Transparency In Journalistic Comics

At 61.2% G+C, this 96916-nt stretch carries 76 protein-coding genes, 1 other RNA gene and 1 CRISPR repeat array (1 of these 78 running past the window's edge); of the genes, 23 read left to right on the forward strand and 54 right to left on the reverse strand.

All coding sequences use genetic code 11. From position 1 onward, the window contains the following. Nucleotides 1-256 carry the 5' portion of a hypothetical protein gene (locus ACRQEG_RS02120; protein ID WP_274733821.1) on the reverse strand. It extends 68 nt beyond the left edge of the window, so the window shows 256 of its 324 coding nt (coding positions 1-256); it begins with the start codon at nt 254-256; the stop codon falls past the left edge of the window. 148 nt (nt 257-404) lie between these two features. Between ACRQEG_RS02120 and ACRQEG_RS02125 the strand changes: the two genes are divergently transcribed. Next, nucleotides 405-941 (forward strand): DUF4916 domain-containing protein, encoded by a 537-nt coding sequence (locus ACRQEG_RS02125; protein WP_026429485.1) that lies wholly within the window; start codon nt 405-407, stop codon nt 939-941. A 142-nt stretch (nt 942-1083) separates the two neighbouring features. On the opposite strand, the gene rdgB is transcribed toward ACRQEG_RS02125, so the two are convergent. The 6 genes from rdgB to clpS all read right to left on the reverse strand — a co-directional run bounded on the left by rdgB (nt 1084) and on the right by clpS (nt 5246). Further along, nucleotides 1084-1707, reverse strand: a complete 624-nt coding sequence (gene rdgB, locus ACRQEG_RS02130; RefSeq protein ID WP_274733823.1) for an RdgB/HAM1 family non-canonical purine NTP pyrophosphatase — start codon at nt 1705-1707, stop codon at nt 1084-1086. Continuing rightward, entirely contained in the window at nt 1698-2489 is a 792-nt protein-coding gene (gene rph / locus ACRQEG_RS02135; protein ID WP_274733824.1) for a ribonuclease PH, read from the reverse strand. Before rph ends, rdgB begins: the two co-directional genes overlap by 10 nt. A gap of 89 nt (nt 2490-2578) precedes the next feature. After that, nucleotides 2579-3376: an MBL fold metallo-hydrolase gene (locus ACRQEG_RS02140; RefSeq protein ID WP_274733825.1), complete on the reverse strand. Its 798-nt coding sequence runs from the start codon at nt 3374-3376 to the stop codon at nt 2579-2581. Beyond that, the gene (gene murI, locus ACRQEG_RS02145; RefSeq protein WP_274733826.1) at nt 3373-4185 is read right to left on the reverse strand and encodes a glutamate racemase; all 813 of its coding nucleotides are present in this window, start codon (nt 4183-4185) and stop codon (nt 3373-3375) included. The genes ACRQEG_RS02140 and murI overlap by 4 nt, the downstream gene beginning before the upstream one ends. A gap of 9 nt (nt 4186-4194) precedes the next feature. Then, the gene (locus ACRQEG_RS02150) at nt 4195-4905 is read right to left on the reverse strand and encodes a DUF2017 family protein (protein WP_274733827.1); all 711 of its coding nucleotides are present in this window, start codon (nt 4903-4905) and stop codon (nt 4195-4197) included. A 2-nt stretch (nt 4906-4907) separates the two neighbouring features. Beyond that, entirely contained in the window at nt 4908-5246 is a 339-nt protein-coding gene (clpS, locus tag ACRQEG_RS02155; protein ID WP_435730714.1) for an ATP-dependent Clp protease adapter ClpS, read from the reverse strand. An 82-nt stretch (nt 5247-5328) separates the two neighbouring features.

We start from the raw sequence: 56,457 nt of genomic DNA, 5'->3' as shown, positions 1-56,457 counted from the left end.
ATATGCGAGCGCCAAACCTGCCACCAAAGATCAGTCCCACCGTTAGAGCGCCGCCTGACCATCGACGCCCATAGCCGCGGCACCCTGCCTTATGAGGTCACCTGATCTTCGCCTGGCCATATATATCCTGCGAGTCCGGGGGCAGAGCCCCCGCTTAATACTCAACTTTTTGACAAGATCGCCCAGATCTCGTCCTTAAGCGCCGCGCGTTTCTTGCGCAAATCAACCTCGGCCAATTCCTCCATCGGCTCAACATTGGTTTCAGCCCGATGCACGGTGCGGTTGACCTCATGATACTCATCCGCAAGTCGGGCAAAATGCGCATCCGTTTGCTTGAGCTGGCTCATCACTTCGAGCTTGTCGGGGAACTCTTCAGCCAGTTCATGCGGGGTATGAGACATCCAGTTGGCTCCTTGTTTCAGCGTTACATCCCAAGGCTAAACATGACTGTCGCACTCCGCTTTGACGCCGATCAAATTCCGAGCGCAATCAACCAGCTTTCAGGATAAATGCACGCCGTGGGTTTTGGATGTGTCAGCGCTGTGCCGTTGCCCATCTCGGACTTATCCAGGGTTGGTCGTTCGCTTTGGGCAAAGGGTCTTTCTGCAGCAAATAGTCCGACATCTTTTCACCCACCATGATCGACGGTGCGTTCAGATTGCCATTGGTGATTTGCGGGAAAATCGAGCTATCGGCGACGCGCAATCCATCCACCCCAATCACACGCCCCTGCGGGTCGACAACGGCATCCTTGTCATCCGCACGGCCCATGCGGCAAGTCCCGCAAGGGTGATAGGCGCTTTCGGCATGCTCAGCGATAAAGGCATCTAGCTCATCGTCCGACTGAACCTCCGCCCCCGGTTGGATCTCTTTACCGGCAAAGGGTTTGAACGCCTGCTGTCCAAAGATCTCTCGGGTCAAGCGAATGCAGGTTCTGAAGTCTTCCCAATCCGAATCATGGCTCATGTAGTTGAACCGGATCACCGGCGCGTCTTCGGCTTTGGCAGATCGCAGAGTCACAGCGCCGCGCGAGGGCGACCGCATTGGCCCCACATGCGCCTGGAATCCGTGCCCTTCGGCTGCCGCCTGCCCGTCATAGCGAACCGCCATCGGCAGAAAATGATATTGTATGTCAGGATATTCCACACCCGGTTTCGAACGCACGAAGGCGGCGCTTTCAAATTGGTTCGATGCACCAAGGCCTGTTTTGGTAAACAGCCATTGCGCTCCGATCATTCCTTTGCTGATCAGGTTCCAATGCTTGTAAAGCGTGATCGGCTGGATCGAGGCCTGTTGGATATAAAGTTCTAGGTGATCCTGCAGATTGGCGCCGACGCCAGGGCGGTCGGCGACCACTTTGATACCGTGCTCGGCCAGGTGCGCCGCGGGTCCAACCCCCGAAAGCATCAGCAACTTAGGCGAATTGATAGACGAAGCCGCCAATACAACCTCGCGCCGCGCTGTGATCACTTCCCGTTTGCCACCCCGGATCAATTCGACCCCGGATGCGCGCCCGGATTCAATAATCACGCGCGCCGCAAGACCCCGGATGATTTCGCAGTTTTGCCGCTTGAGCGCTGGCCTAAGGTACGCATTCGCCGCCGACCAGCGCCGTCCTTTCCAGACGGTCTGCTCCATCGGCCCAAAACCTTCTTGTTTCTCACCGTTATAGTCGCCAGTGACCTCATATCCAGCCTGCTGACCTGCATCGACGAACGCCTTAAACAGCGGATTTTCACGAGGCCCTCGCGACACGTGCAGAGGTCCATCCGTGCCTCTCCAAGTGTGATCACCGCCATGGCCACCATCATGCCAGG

Many journalistic comics do not show any source. But some comics journalists spend a lot of effort trying to make their work as transparent as possible. In “Journalism”, Joe Sacco explains in a preface how he works. In “The Cartoon Picayune”, Josh Kramer uses footnotes to signal comedic freedom. David Axe and Ryan Alexander-Tanner include photographs in their comic “Boom!”. Darryl Holliday and E. N. Rodriguez make clear they use information told by a single source for “How to survive a shooting”. Susie Cagle adds additional Information like photographs and audio via ThingLink to “Down in Smoke”. In “The Man Who Build Beirut”, Andy Warner makes himself part of the story. Mana Neyestani leaves out what he does not know and shows blank space instead of making things up in “An Iranian Metamorphosis”. In “Apocalypse Left and Right: A Graphic Primer”, Dan Archer displays his sources and background Information for (most of) the panels. In “The Right to Return: A Graphic History of Diego Garcia”, he shows the sources at the end of the comic. And in “The London Olympics”, Tom Humbersone uses corrections.